Lab publication studying neighborhood social distance and disagreement in assessing collective efficacy

Whereas existing research typically treats the variability in residents’ reports of collective efficacy and neighboring as measurement error, we consider such variability as of substantive interest in itself. This variability may indicate disagreement among residents with implications for the neighborhood collectivity. We propose using a general measure of social distance based on several social dimensions (rather than measures based on a single dimension such as racial/ethnic heterogeneity or income inequality) to help understand this variability in assessments.  We use data from Wave I (2001) of the Los Angeles Family and Neighborhoods Study (N = 3,570) to aggregate respondents into egohoods of two different sizes: ¼ mile and ½ mile radii. Consistent with our expectations, neighborhoods with higher levels of general social distance have higher variability in the reports of neighboring and the two components of collective efficacy – cohesion and informal social control.

You can access the freely available article by Dr. John R. Hipp, Seth A. Williams, & Dr. Adam Boessen in Socius entitled, “Disagreement in Assessing Collective Efficacy: The Role of Social Distance”. The article examines variability in perceptions of collective efficacy among residents in neighborhoods in Los Angeles.

Get it here:

http://www.sciencedirect.com/science/article/pii/S0049089X16307931

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New lab publication using Twitter data to measure spatial and temporal crime concentration (Online first)

You can now access an online first article by Dr. John R. Hipp, Christopher Bates, Moshe Lichman & Dr. Padhraic Smyth in Justice Quarterly entitled, “Using Social Media to Measure Temporal Ambient Population: Does it Help Explain Local Crime Rates?” The article examines the use of social media data, geocoded Tweets, as a proxy for the temporal ambient population, in testing various implications of routine activities and crime pattern theories in Southern California.

Get it here:

Using Social Media to Measure Temporal Ambient Population: Does it Help Explain Local Crime Rates?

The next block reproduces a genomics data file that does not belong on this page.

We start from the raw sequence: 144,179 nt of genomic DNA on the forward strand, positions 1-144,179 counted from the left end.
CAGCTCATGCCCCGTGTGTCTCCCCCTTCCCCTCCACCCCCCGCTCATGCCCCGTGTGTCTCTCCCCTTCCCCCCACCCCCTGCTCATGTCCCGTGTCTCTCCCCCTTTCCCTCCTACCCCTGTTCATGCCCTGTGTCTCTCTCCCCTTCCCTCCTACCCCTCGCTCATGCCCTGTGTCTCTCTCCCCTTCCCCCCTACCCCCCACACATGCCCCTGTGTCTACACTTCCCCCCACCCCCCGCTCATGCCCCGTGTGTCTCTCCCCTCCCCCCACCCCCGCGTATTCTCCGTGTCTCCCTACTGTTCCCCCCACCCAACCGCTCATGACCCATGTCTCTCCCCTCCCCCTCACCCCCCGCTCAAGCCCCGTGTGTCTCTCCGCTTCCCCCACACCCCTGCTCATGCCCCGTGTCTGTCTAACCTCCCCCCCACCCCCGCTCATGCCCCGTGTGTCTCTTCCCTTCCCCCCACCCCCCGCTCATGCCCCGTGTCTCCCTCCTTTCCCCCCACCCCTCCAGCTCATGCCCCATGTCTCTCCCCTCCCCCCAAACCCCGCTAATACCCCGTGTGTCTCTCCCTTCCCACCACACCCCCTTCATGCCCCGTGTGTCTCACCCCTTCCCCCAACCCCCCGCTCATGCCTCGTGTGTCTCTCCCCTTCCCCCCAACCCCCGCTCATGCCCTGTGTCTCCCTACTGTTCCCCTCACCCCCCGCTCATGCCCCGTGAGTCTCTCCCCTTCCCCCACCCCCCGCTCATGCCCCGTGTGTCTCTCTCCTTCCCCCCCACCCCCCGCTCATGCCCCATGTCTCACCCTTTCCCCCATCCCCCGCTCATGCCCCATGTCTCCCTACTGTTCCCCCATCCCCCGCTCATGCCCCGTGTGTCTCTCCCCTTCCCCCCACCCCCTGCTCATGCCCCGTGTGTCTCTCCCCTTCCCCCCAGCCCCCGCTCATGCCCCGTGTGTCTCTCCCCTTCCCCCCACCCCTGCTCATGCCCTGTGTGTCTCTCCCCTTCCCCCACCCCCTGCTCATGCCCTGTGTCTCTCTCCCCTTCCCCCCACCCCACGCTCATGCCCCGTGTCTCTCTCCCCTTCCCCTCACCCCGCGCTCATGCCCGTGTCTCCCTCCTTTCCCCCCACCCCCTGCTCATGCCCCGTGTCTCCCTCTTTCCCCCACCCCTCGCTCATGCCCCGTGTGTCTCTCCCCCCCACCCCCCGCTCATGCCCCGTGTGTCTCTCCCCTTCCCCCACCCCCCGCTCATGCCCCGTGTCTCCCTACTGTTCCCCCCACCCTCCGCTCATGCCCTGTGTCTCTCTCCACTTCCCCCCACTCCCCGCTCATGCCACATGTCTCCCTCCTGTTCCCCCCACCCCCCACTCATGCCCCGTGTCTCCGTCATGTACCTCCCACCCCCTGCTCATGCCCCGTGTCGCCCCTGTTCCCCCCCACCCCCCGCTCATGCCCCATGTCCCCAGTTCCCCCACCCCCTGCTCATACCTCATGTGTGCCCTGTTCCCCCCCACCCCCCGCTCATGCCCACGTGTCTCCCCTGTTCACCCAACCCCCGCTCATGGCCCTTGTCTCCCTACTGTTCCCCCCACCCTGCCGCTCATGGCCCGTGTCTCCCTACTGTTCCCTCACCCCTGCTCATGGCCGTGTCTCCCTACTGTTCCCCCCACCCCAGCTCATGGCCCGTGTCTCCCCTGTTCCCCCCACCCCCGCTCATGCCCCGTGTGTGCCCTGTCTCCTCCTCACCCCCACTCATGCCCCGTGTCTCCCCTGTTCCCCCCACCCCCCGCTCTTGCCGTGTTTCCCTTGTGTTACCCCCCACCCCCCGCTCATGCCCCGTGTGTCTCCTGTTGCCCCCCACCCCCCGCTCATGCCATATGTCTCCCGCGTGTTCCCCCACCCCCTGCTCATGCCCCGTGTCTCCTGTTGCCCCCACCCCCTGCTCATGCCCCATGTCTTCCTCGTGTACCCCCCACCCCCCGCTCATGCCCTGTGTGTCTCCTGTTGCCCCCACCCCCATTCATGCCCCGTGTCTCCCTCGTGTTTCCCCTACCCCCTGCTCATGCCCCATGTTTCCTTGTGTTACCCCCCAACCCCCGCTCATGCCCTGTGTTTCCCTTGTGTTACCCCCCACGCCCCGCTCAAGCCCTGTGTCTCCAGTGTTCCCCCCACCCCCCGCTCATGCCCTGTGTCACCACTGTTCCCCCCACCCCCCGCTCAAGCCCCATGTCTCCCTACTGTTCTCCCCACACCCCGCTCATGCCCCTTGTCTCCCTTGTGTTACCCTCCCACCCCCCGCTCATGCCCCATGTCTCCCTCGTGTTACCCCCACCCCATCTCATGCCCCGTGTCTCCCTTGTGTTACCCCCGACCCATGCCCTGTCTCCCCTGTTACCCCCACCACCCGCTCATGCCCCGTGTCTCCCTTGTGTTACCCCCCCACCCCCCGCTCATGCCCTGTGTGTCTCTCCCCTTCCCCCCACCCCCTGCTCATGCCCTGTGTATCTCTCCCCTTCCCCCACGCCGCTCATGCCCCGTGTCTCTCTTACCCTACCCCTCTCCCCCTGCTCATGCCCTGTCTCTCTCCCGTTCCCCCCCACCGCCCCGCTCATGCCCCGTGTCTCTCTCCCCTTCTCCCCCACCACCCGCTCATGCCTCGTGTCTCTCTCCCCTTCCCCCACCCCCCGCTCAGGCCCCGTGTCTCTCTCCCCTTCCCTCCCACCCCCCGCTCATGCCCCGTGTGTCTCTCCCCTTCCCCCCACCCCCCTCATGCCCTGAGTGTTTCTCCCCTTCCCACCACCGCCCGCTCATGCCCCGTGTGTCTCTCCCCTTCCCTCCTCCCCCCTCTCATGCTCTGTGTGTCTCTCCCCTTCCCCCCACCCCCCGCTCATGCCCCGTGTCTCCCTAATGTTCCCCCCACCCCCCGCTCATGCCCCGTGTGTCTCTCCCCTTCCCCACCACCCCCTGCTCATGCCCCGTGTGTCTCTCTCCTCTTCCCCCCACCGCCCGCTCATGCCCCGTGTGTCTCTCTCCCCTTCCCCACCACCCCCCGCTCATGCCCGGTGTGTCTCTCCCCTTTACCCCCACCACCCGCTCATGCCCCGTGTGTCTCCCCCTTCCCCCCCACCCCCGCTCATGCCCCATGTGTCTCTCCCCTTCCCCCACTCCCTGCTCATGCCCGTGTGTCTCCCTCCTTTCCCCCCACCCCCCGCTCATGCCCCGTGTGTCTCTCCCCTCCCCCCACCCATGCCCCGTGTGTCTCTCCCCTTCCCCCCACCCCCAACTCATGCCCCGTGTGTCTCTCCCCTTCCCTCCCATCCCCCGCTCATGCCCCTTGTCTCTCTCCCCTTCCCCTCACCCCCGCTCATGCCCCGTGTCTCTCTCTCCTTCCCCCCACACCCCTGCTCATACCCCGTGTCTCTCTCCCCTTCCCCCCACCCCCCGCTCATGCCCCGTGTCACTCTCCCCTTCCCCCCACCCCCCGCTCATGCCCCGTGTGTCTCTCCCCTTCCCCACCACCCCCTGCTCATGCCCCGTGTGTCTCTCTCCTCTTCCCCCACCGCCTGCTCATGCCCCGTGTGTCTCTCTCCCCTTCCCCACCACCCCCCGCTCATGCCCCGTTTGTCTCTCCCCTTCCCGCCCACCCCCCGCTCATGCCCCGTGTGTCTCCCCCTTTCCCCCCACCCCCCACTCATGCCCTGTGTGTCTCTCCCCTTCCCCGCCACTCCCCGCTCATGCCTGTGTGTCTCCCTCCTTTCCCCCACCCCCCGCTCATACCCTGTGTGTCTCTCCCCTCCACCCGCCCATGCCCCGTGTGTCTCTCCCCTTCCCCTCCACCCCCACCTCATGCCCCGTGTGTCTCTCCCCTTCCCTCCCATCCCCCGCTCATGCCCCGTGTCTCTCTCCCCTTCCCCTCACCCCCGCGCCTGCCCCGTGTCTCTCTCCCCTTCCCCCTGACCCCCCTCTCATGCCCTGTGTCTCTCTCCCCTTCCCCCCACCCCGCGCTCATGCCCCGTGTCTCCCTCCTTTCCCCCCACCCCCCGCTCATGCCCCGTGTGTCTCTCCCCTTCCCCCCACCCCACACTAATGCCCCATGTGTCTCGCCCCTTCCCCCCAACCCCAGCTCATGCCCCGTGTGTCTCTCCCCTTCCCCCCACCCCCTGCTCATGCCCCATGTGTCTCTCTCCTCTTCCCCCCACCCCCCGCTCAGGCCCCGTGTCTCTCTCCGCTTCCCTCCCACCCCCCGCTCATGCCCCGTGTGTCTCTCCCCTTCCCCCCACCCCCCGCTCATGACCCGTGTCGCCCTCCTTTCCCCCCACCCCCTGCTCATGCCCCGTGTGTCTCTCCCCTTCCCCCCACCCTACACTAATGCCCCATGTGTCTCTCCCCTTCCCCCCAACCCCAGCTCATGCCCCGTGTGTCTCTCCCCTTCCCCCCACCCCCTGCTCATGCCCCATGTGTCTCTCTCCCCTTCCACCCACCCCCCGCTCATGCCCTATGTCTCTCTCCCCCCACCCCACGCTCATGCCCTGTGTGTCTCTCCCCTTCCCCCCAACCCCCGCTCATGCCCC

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New lab publication on crime concentration and spatial scales (Online first)

You can now access an online first article by Dr. John R. Hipp, Dr. James C. Wo, & Young-An Kim in the Social Science Research entitled, “Studying neighborhood crime across different macro spatial scales: The case of robbery in 4 cities”. The article examines crime variation across macro-environments & micro-geographic units four cities.

Get it here:

http://www.sciencedirect.com/science/article/pii/S0049089X16307931

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New publication by graduate student Rylan Simpson

On July, 17 2017, ILSSC graduate student Rylan Simpson had a journal article published in Journal of Experimental Criminology entitled, “The Police Officer Perception Project (POPP): An experimental evaluation of factors that impact perceptions of the police.” The article featured experimental research Rylan Simpson conducted for his 2nd-year project in the department of Criminology, Law and Society.

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Recent meta-analysis by Dr. Kubrin reveals immigration does not raise crime.

Read more about Dr. Kubrin’s pioneering research and views on current immigration policy here:

Immigration does not raise crime, UCI-led study finds, refuting common assumption

Read the meta-analysis article published in the Inaugural issue of the Annual Review of Criminology here:

http://www.annualreviews.org/doi/abs/10.1146/annurev-criminol-032317-092026